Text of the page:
I come from a swimming background predominantly and was introduced into Triathlon by a good friend Sue Macrowen who pointed me in the direction of the London Youth Games Triathlon. This was it…the search had ended! I loved it and the following year had my first tri bike to have another go. I now coach this team for my local borough and love supporting future triathletes first outings. That year I entered my first sprint distance race at Saffron Walden as well finishing first junior. I’m not going to bore you with the detail and fill in the gaps in the middle though I would like to mention my junior national title at Ironbridge 1997, which I guess I should have taken as a pointer that the longer stuff did suit me?!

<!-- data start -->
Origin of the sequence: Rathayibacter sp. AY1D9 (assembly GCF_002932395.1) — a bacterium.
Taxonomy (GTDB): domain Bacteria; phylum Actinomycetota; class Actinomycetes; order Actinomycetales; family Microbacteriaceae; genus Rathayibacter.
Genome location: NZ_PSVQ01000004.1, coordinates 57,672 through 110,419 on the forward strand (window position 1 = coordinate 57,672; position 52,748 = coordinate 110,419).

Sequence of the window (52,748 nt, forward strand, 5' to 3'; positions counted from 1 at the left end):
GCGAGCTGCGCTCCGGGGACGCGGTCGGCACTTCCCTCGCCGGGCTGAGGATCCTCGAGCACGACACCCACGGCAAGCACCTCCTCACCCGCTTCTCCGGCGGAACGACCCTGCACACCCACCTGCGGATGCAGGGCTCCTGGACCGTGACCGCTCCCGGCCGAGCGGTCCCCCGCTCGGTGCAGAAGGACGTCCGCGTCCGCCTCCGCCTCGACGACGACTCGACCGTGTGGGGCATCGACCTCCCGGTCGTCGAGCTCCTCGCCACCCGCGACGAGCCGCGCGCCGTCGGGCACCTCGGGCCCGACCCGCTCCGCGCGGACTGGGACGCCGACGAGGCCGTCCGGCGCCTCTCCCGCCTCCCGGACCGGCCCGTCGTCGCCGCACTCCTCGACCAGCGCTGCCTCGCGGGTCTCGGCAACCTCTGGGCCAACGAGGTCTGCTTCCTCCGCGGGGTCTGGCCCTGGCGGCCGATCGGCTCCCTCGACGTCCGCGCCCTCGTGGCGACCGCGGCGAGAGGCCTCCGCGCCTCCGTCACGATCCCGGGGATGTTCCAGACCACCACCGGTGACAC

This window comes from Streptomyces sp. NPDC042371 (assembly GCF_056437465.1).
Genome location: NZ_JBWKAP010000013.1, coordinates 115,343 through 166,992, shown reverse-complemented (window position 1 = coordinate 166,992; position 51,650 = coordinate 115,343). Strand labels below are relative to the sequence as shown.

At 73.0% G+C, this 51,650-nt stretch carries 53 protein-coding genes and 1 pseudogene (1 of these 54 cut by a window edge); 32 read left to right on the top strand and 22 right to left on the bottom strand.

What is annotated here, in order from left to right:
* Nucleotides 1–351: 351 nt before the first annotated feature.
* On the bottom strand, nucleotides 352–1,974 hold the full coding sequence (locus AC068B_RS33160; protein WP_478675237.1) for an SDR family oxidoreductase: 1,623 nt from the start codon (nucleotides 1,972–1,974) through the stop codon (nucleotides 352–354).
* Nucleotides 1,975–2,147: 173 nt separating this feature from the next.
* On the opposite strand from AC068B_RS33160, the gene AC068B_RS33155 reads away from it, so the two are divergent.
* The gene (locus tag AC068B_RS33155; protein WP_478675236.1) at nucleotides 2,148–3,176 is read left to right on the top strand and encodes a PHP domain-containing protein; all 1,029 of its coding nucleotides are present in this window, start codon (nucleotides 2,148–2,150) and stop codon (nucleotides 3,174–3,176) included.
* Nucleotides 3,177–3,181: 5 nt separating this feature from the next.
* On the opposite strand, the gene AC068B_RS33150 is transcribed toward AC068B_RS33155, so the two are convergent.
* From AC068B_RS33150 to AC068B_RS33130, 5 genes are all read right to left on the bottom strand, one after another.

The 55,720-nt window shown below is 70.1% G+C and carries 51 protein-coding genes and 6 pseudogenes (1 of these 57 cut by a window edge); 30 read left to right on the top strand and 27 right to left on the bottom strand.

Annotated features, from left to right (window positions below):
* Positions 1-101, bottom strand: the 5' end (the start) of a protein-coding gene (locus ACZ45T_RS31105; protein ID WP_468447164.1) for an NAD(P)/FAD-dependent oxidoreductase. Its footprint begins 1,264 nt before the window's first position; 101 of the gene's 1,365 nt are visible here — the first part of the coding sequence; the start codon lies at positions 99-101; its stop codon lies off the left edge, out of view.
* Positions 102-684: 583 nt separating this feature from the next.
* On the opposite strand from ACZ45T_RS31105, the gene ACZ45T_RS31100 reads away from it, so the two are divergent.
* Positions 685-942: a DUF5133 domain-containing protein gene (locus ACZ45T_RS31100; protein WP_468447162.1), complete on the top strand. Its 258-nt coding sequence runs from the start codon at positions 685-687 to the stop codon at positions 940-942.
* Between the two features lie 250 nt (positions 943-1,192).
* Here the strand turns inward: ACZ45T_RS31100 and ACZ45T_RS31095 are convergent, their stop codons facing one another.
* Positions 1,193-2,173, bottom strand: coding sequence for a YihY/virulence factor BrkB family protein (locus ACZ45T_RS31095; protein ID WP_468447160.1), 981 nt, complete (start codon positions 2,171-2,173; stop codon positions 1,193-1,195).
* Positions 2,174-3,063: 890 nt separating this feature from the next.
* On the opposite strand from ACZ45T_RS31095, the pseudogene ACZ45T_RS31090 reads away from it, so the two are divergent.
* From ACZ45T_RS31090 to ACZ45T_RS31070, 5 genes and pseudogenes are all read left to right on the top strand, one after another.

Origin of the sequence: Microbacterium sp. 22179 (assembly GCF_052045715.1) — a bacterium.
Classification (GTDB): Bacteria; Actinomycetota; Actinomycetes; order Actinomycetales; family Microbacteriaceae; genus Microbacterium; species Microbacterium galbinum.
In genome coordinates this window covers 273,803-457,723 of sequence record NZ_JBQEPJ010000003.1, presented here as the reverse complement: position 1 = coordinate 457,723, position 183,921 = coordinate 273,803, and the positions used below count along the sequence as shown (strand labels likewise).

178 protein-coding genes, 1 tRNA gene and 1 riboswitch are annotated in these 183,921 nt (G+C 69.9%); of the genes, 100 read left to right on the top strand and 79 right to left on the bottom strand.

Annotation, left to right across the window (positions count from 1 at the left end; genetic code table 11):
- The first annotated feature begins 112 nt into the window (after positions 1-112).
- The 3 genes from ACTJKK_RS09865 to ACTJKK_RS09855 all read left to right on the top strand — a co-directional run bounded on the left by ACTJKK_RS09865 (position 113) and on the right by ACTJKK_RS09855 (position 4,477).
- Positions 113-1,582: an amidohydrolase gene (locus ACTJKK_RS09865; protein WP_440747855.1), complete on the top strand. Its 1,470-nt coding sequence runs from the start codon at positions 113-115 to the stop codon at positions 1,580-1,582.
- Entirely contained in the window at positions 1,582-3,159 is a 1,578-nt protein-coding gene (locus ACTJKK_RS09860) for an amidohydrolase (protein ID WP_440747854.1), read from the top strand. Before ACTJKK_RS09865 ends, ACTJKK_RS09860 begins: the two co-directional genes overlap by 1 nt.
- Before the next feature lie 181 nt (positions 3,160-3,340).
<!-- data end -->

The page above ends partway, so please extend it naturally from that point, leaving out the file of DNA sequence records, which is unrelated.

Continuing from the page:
Over the coming years I competed at national age group level over Olympic distance and was lucky enough to be selected for the Cancun team where I was also the age group men’s team captain. From this year on though my life seemed to be taking a bit of a turn. My new job didn’t quite pan out the way I would have liked working 60hours per week with a very unrealistic pay structure (though I did have a lovely flashy company car and a tax bracket to match!!). I could no longer handle not being able to train and so left and headed to Australia for our winter to train. I managed to end up being able to train with the Triathlon Gold group whose resume reads like a who’s who of Ozzie Tri. It was during this stay I managed to link up with my coach, Bill Davoren, and I made the swap to long course.